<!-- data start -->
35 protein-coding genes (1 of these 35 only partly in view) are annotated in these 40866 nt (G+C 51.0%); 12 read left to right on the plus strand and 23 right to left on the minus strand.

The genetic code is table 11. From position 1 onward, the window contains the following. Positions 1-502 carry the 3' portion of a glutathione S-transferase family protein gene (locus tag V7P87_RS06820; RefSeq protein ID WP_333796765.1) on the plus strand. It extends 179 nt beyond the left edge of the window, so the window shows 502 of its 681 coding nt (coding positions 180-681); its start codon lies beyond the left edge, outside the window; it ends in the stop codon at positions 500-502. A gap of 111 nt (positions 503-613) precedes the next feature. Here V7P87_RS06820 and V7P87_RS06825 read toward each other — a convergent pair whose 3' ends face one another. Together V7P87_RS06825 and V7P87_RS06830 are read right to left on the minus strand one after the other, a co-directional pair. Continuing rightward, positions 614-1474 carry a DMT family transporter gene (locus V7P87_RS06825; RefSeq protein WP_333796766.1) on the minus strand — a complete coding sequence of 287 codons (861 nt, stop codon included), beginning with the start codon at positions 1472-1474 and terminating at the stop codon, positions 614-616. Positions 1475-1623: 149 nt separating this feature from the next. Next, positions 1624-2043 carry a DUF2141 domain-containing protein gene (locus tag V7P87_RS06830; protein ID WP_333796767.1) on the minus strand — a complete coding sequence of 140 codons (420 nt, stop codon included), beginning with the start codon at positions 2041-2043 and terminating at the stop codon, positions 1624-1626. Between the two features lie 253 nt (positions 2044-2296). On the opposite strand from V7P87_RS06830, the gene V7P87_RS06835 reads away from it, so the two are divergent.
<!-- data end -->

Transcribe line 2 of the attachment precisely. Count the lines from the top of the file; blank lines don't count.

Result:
The genetic code is table 11. From position 1 onward, the window contains the following. Positions 1-502 carry the 3' portion of a glutathione S-transferase family protein gene (locus tag V7P87_RS06820; RefSeq protein ID WP_333796765.1) on the plus strand. It extends 179 nt beyond the left edge of the window, so the window shows 502 of its 681 coding nt (coding positions 180-681); its start codon lies beyond the left edge, outside the window; it ends in the stop codon at positions 500-502. A gap of 111 nt (positions 503-613) precedes the next feature. Here V7P87_RS06820 and V7P87_RS06825 read toward each other — a convergent pair whose 3' ends face one another. Together V7P87_RS06825 and V7P87_RS06830 are read right to left on the minus strand one after the other, a co-directional pair. Continuing rightward, positions 614-1474 carry a DMT family transporter gene (locus V7P87_RS06825; RefSeq protein WP_333796766.1) on the minus strand — a complete coding sequence of 287 codons (861 nt, stop codon included), beginning with the start codon at positions 1472-1474 and terminating at the stop codon, positions 614-616. Positions 1475-1623: 149 nt separating this feature from the next. Next, positions 1624-2043 carry a DUF2141 domain-containing protein gene (locus tag V7P87_RS06830; protein ID WP_333796767.1) on the minus strand — a complete coding sequence of 140 codons (420 nt, stop codon included), beginning with the start codon at positions 2041-2043 and terminating at the stop codon, positions 1624-1626. Between the two features lie 253 nt (positions 2044-2296). On the opposite strand from V7P87_RS06830, the gene V7P87_RS06835 reads away from it, so the two are divergent.